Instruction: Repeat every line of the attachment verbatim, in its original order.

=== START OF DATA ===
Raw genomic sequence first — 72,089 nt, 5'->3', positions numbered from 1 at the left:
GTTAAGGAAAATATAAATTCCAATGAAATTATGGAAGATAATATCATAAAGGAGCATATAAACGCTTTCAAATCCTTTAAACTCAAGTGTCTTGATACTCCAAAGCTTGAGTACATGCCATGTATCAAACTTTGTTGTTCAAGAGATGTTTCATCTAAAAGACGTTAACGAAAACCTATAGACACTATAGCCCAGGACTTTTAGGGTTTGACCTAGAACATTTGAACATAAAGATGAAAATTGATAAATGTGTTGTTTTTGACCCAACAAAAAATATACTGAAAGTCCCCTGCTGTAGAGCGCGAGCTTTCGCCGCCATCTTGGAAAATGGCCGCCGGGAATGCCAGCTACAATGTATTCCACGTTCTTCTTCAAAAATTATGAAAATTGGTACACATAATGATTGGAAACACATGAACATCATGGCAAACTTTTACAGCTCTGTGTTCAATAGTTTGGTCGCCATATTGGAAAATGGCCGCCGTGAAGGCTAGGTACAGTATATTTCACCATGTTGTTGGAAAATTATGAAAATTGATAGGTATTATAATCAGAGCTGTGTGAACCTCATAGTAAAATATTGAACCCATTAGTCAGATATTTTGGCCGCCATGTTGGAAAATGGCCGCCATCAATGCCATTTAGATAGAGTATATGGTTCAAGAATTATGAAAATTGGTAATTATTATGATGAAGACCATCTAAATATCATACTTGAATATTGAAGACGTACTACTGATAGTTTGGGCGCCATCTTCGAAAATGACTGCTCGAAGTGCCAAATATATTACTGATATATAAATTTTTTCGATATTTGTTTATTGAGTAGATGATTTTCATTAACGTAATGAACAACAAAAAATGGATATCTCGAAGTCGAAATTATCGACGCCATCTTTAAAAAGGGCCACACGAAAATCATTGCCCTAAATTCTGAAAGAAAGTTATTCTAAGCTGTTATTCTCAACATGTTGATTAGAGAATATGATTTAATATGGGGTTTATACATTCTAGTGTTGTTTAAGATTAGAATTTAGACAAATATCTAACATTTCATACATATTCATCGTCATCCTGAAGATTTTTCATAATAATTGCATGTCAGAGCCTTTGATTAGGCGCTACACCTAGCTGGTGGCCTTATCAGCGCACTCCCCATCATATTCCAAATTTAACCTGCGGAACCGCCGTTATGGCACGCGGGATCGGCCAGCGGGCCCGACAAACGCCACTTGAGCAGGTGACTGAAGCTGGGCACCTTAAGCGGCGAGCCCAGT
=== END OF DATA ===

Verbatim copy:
Raw genomic sequence first — 72,089 nt, 5'->3', positions numbered from 1 at the left:
GTTAAGGAAAATATAAATTCCAATGAAATTATGGAAGATAATATCATAAAGGAGCATATAAACGCTTTCAAATCCTTTAAACTCAAGTGTCTTGATACTCCAAAGCTTGAGTACATGCCATGTATCAAACTTTGTTGTTCAAGAGATGTTTCATCTAAAAGACGTTAACGAAAACCTATAGACACTATAGCCCAGGACTTTTAGGGTTTGACCTAGAACATTTGAACATAAAGATGAAAATTGATAAATGTGTTGTTTTTGACCCAACAAAAAATATACTGAAAGTCCCCTGCTGTAGAGCGCGAGCTTTCGCCGCCATCTTGGAAAATGGCCGCCGGGAATGCCAGCTACAATGTATTCCACGTTCTTCTTCAAAAATTATGAAAATTGGTACACATAATGATTGGAAACACATGAACATCATGGCAAACTTTTACAGCTCTGTGTTCAATAGTTTGGTCGCCATATTGGAAAATGGCCGCCGTGAAGGCTAGGTACAGTATATTTCACCATGTTGTTGGAAAATTATGAAAATTGATAGGTATTATAATCAGAGCTGTGTGAACCTCATAGTAAAATATTGAACCCATTAGTCAGATATTTTGGCCGCCATGTTGGAAAATGGCCGCCATCAATGCCATTTAGATAGAGTATATGGTTCAAGAATTATGAAAATTGGTAATTATTATGATGAAGACCATCTAAATATCATACTTGAATATTGAAGACGTACTACTGATAGTTTGGGCGCCATCTTCGAAAATGACTGCTCGAAGTGCCAAATATATTACTGATATATAAATTTTTTCGATATTTGTTTATTGAGTAGATGATTTTCATTAACGTAATGAACAACAAAAAATGGATATCTCGAAGTCGAAATTATCGACGCCATCTTTAAAAAGGGCCACACGAAAATCATTGCCCTAAATTCTGAAAGAAAGTTATTCTAAGCTGTTATTCTCAACATGTTGATTAGAGAATATGATTTAATATGGGGTTTATACATTCTAGTGTTGTTTAAGATTAGAATTTAGACAAATATCTAACATTTCATACATATTCATCGTCATCCTGAAGATTTTTCATAATAATTGCATGTCAGAGCCTTTGATTAGGCGCTACACCTAGCTGGTGGCCTTATCAGCGCACTCCCCATCATATTCCAAATTTAACCTGCGGAACCGCCGTTATGGCACGCGGGATCGGCCAGCGGGCCCGACAAACGCCACTTGAGCAGGTGACTGAAGCTGGGCACCTTAAGCGGCGAGCCCAGT